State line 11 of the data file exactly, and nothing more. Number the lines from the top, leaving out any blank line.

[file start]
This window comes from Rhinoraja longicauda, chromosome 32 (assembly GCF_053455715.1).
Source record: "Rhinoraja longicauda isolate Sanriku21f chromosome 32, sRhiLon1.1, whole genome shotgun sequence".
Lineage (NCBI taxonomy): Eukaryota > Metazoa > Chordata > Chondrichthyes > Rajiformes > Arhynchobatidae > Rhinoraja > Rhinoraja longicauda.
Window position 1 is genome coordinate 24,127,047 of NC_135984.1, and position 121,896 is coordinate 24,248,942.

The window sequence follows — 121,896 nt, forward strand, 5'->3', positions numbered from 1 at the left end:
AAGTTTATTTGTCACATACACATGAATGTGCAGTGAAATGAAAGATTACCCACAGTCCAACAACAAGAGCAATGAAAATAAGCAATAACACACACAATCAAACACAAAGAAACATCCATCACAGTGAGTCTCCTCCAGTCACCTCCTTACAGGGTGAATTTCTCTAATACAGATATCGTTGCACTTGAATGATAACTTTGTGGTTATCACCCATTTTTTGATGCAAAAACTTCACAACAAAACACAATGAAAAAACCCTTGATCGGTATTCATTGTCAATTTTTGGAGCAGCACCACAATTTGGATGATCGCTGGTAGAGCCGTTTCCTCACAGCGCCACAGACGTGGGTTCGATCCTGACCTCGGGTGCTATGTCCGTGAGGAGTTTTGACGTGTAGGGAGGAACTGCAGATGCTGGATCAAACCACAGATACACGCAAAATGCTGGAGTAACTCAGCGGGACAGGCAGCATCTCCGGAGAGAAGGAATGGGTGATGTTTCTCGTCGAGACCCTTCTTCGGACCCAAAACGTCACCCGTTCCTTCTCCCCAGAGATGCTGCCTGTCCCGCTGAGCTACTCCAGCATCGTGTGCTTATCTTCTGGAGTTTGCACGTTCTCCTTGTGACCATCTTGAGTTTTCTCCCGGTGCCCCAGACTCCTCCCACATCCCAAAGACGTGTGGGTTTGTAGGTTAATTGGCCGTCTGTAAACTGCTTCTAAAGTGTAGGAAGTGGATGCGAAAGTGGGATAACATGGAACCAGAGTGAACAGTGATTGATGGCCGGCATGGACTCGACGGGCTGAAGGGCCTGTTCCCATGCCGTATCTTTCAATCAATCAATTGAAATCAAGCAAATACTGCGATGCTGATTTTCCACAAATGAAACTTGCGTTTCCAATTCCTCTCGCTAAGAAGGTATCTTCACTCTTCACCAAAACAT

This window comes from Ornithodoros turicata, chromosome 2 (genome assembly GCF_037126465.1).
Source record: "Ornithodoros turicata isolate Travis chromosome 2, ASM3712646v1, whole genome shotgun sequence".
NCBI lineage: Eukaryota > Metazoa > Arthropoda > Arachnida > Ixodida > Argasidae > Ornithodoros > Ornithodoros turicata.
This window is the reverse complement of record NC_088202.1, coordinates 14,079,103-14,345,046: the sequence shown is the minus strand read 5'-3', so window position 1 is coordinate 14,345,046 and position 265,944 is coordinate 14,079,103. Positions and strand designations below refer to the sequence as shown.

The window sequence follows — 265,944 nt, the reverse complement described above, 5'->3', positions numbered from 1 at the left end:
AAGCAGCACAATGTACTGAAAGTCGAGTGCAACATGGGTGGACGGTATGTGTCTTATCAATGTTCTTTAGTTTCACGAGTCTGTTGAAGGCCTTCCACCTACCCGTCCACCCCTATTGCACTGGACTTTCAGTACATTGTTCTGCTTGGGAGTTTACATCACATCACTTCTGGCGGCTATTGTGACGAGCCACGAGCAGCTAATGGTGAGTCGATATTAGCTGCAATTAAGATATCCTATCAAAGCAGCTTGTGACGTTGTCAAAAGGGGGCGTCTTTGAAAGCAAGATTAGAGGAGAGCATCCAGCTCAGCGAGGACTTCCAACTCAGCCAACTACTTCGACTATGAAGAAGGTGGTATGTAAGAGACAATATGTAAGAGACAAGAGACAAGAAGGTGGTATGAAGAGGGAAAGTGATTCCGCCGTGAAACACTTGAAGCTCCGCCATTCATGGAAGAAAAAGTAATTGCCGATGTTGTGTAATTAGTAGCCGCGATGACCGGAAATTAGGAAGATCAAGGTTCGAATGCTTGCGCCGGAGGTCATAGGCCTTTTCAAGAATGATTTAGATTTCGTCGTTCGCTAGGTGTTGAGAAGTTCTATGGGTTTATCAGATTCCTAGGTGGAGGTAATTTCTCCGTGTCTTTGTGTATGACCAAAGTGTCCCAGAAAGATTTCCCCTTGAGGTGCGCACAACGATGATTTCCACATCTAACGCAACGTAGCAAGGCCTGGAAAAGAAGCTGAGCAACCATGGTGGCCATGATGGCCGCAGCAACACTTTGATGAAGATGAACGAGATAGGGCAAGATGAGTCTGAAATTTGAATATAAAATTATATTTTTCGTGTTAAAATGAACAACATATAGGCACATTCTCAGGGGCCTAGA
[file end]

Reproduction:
The window sequence follows — 265,944 nt, the reverse complement described above, 5'->3', positions numbered from 1 at the left end: